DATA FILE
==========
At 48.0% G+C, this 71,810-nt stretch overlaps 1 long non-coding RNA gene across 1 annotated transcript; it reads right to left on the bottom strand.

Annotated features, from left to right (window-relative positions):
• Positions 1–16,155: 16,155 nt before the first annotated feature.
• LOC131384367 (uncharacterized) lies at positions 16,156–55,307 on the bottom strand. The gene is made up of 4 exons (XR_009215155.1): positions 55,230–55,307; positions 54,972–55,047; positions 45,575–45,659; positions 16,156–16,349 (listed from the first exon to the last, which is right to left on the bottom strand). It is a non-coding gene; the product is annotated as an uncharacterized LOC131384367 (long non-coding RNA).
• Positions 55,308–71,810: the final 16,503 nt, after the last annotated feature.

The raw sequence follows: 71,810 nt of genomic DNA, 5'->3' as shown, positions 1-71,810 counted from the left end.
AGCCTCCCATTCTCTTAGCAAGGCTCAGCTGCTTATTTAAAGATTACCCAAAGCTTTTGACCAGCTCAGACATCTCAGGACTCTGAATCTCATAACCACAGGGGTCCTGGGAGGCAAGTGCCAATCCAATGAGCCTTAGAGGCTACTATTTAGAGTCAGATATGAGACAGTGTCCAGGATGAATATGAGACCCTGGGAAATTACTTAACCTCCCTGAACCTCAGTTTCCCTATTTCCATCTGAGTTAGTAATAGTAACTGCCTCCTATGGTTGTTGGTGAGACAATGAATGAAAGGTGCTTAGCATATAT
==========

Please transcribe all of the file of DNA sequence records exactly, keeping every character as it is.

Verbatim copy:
At 48.0% G+C, this 71,810-nt stretch overlaps 1 long non-coding RNA gene across 1 annotated transcript; it reads right to left on the bottom strand.

Annotated features, from left to right (window-relative positions):
• Positions 1–16,155: 16,155 nt before the first annotated feature.
• LOC131384367 (uncharacterized) lies at positions 16,156–55,307 on the bottom strand. The gene is made up of 4 exons (XR_009215155.1): positions 55,230–55,307; positions 54,972–55,047; positions 45,575–45,659; positions 16,156–16,349 (listed from the first exon to the last, which is right to left on the bottom strand). It is a non-coding gene; the product is annotated as an uncharacterized LOC131384367 (long non-coding RNA).
• Positions 55,308–71,810: the final 16,503 nt, after the last annotated feature.

The raw sequence follows: 71,810 nt of genomic DNA, 5'->3' as shown, positions 1-71,810 counted from the left end.
AGCCTCCCATTCTCTTAGCAAGGCTCAGCTGCTTATTTAAAGATTACCCAAAGCTTTTGACCAGCTCAGACATCTCAGGACTCTGAATCTCATAACCACAGGGGTCCTGGGAGGCAAGTGCCAATCCAATGAGCCTTAGAGGCTACTATTTAGAGTCAGATATGAGACAGTGTCCAGGATGAATATGAGACCCTGGGAAATTACTTAACCTCCCTGAACCTCAGTTTCCCTATTTCCATCTGAGTTAGTAATAGTAACTGCCTCCTATGGTTGTTGGTGAGACAATGAATGAAAGGTGCTTAGCATATAT